Inequality in Key Skills of City Youth

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Inequality in Key Skills of City Youth

An International Comparison

Stephen Lamb and Russell W. Rumberger

ISBN: 978-1-960348-02-9

This groundbreaking research volume addresses the topic of educational inequality from a global perspective. It includes 16 chapters from an international group of scholars who examine how well city school systems from around the world are preparing young people, particularly poor and minority students, with the skills they will need for further study, work, and life overall. While skills in key domains such as science, math, language, and civics have been center stage in international comparisons, there has been growing recognition of the effects that education has on the development of broader sets of capabilities such as social and emotional skills (also known as “noncognitive” or “21st-century” skills) that can affect the success of students in school and beyond. This volume aims to address the shortage of international data on the wide range of skills that students need to learn, enabling researchers to compare the types and causes of educational inequality in skills within and between cities.

Title information

About the Editors

Stephen Lamb is professor emeritus in the Centre for International Research on Education Systems at Victoria University. He is director of the International Study of City Youth project, and his research is concerned with how well schools and education systems work, for whom they do not work well, and why. He has published across several areas, including educational inequality, school-to-work transition, the schooling of disadvantaged students, school effectiveness, and education system policy. He has undertaken a range of high-impact policy research projects for governments and school systems, both nationally and internationally, on school funding, performance of schools and school systems, and quality of school programs.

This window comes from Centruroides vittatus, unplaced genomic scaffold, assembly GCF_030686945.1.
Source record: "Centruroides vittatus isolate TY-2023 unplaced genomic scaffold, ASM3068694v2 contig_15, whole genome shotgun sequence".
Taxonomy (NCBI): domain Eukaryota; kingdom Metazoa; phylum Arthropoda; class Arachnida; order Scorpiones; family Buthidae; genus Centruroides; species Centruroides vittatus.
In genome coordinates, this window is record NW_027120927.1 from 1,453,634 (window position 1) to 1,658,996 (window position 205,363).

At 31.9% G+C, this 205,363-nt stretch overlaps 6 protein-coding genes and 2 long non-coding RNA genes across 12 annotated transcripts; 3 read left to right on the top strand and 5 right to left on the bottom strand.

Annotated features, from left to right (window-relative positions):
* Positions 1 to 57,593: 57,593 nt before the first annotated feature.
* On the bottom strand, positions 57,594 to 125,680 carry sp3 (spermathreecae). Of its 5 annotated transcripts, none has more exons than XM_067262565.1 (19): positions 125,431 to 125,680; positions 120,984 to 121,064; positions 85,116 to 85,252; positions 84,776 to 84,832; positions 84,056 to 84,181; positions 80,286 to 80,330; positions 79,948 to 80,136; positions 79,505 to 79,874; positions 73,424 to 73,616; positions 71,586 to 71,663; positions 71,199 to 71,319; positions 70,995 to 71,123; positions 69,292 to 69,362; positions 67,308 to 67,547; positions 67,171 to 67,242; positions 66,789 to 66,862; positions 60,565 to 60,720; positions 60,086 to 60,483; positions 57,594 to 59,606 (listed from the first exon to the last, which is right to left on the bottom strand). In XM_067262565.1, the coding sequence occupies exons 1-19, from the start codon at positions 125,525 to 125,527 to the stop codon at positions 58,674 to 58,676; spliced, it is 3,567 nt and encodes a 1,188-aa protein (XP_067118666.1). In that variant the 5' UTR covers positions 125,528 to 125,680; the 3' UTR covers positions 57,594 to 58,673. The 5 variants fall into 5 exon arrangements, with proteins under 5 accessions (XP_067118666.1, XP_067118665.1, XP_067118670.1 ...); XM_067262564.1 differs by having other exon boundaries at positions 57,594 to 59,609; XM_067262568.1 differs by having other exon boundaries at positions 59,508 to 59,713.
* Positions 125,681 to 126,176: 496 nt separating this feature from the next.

Russell W. Rumberger is a professor emeritus in the Department of Education at the University of California, Santa Barbara. He has published widely in several areas of education, including education and work; the schooling of disadvantaged students, particularly school dropouts and linguistic minority students; student mobility; school segregation; school effectiveness; and education policy. He is a fellow of the American Educational Research Association and a member of the National Academy of Education.

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